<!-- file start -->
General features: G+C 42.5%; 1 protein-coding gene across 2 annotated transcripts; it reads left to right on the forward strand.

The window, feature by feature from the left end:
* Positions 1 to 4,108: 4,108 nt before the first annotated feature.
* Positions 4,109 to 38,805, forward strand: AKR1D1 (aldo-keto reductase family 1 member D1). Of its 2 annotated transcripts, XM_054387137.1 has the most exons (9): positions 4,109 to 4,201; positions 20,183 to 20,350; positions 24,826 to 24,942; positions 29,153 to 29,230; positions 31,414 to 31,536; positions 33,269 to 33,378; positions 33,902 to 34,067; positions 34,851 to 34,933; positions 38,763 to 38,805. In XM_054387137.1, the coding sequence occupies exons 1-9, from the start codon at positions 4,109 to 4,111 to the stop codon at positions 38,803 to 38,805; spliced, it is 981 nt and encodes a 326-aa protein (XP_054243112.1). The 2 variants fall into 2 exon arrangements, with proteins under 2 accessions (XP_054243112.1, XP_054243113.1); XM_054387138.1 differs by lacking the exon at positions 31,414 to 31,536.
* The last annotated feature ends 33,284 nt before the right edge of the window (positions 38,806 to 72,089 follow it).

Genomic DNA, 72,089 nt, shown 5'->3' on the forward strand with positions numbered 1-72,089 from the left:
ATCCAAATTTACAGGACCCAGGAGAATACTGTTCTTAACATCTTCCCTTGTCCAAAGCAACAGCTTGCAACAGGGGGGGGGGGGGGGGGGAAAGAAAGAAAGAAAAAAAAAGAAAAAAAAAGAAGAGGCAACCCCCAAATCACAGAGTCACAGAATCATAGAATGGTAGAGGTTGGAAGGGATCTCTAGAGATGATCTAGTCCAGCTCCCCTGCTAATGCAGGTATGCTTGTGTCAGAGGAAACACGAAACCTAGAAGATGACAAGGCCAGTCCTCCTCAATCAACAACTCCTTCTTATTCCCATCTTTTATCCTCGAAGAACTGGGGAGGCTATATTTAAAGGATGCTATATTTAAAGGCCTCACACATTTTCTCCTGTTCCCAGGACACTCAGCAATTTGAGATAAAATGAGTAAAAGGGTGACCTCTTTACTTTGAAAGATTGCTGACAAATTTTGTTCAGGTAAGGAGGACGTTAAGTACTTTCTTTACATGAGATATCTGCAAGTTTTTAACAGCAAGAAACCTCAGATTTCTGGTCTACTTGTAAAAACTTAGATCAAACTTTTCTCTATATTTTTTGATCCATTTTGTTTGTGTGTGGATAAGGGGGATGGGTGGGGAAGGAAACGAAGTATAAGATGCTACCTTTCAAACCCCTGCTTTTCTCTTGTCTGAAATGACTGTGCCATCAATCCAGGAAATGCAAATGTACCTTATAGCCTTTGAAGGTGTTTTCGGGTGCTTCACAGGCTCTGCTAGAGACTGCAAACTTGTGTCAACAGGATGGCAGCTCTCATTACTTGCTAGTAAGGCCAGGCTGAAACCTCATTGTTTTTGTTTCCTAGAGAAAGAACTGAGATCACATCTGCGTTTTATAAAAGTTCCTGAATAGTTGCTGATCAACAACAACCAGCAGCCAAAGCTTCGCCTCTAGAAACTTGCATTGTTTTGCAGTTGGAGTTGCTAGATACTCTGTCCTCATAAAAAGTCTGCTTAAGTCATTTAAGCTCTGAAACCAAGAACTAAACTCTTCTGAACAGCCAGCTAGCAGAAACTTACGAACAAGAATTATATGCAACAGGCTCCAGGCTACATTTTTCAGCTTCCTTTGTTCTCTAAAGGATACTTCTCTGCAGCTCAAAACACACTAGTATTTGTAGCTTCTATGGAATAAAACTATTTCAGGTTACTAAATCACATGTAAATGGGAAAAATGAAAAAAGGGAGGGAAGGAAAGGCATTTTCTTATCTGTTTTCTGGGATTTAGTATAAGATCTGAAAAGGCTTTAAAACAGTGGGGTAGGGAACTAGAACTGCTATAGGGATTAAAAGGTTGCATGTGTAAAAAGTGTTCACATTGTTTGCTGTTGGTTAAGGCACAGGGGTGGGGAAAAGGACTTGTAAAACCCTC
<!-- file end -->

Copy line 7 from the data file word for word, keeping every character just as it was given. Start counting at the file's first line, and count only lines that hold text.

ATCCAAATTTACAGGACCCAGGAGAATACTGTTCTTAACATCTTCCCTTGTCCAAAGCAACAGCTTGCAACAGGGGGGGGGGGGGGGGGGAAAGAAAGAAAGAAAAAAAAAGAAAAAAAAAGAAGAGGCAACCCCCAAATCACAGAGTCACAGAATCATAGAATGGTAGAGGTTGGAAGGGATCTCTAGAGATGATCTAGTCCAGCTCCCCTGCTAATGCAGGTATGCTTGTGTCAGAGGAAACACGAAACCTAGAAGATGACAAGGCCAGTCCTCCTCAATCAACAACTCCTTCTTATTCCCATCTTTTATCCTCGAAGAACTGGGGAGGCTATATTTAAAGGATGCTATATTTAAAGGCCTCACACATTTTCTCCTGTTCCCAGGACACTCAGCAATTTGAGATAAAATGAGTAAAAGGGTGACCTCTTTACTTTGAAAGATTGCTGACAAATTTTGTTCAGGTAAGGAGGACGTTAAGTACTTTCTTTACATGAGATATCTGCAAGTTTTTAACAGCAAGAAACCTCAGATTTCTGGTCTACTTGTAAAAACTTAGATCAAACTTTTCTCTATATTTTTTGATCCATTTTGTTTGTGTGTGGATAAGGGGGATGGGTGGGGAAGGAAACGAAGTATAAGATGCTACCTTTCAAACCCCTGCTTTTCTCTTGTCTGAAATGACTGTGCCATCAATCCAGGAAATGCAAATGTACCTTATAGCCTTTGAAGGTGTTTTCGGGTGCTTCACAGGCTCTGCTAGAGACTGCAAACTTGTGTCAACAGGATGGCAGCTCTCATTACTTGCTAGTAAGGCCAGGCTGAAACCTCATTGTTTTTGTTTCCTAGAGAAAGAACTGAGATCACATCTGCGTTTTATAAAAGTTCCTGAATAGTTGCTGATCAACAACAACCAGCAGCCAAAGCTTCGCCTCTAGAAACTTGCATTGTTTTGCAGTTGGAGTTGCTAGATACTCTGTCCTCATAAAAAGTCTGCTTAAGTCATTTAAGCTCTGAAACCAAGAACTAAACTCTTCTGAACAGCCAGCTAGCAGAAACTTACGAACAAGAATTATATGCAACAGGCTCCAGGCTACATTTTTCAGCTTCCTTTGTTCTCTAAAGGATACTTCTCTGCAGCTCAAAACACACTAGTATTTGTAGCTTCTATGGAATAAAACTATTTCAGGTTACTAAATCACATGTAAATGGGAAAAATGAAAAAAGGGAGGGAAGGAAAGGCATTTTCTTATCTGTTTTCTGGGATTTAGTATAAGATCTGAAAAGGCTTTAAAACAGTGGGGTAGGGAACTAGAACTGCTATAGGGATTAAAAGGTTGCATGTGTAAAAAGTGTTCACATTGTTTGCTGTTGGTTAAGGCACAGGGGTGGGGAAAAGGACTTGTAAAACCCTC